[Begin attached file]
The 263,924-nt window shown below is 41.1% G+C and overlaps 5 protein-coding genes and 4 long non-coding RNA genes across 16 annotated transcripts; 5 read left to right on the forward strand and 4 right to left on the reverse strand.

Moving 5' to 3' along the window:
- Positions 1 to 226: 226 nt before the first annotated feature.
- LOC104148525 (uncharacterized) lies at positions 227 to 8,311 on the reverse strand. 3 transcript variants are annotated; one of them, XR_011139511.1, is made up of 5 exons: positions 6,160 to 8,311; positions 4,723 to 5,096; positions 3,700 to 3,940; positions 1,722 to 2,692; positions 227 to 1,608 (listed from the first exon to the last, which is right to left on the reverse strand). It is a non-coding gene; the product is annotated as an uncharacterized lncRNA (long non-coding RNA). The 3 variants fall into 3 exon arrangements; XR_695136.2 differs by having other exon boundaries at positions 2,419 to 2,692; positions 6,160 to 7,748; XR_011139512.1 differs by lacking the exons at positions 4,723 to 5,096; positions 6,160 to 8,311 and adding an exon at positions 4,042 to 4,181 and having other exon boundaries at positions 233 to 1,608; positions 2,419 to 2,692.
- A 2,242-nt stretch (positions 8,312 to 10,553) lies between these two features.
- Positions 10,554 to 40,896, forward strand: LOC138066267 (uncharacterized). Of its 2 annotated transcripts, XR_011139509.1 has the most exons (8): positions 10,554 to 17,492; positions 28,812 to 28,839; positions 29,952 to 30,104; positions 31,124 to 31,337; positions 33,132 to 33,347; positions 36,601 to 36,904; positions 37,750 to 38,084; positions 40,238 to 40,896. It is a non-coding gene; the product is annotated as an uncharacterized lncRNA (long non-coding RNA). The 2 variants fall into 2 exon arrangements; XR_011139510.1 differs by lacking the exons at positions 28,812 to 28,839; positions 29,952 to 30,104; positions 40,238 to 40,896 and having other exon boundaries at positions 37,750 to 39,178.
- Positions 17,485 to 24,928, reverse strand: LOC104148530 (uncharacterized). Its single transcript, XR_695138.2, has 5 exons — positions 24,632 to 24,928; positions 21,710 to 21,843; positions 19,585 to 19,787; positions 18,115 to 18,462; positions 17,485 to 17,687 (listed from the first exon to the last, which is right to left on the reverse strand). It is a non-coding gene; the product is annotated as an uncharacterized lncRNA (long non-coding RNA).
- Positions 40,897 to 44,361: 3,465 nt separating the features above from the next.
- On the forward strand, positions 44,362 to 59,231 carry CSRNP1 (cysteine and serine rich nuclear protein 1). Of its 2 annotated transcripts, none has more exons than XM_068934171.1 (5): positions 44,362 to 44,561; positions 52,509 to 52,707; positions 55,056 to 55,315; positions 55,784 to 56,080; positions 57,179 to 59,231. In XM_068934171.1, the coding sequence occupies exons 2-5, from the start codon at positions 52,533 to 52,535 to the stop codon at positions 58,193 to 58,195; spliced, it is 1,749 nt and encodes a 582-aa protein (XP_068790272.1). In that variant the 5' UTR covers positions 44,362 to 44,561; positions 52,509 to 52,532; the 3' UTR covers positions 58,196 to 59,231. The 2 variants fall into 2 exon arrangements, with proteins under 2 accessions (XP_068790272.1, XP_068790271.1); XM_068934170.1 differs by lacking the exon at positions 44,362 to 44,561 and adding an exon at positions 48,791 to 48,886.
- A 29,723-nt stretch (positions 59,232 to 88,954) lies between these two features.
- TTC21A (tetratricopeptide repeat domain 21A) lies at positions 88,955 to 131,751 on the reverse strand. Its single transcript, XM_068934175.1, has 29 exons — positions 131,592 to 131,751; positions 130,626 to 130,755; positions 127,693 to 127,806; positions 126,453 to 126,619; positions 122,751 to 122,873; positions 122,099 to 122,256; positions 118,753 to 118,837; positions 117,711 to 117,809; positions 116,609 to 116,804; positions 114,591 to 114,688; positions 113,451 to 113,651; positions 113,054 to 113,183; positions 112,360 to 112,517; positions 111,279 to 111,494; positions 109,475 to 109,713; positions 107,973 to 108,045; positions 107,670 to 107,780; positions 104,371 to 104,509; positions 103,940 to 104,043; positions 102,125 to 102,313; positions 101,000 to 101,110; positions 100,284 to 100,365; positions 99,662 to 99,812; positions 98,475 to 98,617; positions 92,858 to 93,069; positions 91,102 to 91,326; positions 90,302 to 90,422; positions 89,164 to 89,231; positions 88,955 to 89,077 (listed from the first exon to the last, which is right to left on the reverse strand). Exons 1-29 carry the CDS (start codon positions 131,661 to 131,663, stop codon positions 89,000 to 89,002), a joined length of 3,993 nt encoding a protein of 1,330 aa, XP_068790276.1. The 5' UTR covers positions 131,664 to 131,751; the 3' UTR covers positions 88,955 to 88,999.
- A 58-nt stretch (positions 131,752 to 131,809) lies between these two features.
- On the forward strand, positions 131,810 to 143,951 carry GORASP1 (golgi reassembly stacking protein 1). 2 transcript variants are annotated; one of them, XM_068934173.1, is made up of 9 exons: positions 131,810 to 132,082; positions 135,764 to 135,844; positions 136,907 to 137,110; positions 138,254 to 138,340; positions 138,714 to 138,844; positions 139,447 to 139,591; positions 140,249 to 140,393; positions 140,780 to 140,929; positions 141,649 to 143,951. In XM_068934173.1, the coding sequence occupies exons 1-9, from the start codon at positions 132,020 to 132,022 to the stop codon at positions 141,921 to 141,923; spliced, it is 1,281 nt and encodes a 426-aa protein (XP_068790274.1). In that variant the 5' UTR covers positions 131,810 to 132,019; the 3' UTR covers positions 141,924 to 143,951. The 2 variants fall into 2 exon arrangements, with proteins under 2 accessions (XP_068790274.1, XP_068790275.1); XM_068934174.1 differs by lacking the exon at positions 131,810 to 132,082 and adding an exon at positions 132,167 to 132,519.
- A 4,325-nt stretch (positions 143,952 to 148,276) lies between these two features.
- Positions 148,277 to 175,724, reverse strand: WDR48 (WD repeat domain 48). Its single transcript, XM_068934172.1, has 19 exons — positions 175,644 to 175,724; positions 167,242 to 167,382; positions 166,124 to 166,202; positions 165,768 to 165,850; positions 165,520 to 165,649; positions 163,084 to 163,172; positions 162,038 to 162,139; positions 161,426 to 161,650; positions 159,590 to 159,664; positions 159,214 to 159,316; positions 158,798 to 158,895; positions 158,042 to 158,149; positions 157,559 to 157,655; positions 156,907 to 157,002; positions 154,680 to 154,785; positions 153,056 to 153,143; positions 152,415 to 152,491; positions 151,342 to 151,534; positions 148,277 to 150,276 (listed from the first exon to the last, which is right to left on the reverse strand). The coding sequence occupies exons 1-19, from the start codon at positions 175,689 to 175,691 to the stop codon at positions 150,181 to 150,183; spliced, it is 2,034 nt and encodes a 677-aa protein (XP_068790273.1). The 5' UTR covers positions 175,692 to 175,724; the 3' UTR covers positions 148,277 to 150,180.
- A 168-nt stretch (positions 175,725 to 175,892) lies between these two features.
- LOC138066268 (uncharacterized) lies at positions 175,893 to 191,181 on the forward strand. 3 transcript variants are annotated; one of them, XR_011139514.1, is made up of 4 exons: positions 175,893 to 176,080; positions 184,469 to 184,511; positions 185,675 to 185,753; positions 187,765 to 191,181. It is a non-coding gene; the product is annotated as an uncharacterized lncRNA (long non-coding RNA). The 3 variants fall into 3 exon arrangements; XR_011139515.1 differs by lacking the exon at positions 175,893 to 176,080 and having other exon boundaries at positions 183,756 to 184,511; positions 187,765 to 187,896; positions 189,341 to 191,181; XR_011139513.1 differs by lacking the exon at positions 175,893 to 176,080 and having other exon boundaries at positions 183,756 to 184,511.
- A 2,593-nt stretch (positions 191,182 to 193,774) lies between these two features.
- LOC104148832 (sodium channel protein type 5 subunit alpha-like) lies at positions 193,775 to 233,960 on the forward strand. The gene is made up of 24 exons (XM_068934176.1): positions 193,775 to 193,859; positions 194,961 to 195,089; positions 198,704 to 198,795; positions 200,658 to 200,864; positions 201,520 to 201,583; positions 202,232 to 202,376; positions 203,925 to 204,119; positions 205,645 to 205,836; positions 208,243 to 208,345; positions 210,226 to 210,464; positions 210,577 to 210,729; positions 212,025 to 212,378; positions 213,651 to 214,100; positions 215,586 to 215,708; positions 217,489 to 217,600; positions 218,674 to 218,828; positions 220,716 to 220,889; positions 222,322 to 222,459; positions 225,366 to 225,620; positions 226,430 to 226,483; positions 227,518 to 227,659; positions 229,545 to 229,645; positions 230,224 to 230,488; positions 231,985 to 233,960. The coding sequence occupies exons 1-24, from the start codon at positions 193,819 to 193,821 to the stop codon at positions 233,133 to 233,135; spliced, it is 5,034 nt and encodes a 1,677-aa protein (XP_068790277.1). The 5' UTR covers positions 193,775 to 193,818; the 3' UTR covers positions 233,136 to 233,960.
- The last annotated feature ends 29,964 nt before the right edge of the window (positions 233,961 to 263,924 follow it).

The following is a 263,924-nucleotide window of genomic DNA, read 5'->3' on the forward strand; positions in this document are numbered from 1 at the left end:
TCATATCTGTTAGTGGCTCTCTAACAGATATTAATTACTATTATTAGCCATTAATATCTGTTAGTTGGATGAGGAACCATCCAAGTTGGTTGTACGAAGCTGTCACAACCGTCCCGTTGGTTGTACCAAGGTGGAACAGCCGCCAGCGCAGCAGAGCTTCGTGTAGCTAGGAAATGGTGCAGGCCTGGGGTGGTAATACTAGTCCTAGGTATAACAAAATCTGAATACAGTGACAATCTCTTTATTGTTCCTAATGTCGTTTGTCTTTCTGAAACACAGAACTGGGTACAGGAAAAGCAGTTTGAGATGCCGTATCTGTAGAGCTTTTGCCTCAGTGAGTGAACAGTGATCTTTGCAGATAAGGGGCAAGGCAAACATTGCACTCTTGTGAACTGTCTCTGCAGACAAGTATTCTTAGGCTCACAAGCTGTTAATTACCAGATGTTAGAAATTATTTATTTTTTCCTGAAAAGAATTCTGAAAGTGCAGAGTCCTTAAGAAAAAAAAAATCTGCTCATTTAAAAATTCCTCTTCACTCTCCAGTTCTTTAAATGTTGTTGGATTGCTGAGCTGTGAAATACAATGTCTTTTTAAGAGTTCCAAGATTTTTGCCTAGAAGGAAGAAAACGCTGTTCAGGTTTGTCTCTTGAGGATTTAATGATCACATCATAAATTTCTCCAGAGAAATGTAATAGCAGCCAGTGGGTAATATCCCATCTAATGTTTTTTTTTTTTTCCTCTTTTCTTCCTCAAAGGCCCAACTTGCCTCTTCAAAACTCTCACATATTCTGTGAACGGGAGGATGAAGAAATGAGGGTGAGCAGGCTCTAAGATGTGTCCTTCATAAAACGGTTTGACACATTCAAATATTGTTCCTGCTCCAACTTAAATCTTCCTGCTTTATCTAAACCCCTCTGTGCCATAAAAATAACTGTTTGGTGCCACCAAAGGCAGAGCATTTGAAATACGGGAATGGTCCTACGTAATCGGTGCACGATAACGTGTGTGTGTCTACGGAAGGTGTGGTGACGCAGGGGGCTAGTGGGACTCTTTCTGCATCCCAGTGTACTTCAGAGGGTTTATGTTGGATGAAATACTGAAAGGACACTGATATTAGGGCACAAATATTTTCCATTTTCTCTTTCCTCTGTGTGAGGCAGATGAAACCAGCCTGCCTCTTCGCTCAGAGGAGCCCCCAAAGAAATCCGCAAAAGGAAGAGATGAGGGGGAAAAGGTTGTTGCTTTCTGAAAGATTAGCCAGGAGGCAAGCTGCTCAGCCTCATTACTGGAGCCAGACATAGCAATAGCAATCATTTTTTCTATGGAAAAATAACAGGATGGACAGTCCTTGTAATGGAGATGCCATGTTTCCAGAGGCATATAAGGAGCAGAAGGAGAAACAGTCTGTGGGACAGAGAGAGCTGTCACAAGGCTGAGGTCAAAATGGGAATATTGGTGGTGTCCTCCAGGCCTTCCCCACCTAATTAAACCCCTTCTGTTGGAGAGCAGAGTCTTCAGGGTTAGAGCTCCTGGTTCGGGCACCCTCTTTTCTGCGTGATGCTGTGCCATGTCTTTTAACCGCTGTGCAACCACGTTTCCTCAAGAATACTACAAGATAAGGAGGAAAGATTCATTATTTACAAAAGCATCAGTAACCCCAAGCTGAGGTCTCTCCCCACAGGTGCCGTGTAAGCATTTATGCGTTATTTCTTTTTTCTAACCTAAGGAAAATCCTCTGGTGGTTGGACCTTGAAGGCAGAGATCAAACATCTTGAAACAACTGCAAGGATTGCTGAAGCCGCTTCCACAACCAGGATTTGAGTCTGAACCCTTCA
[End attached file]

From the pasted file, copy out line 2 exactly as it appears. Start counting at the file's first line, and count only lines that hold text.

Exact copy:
Moving 5' to 3' along the window: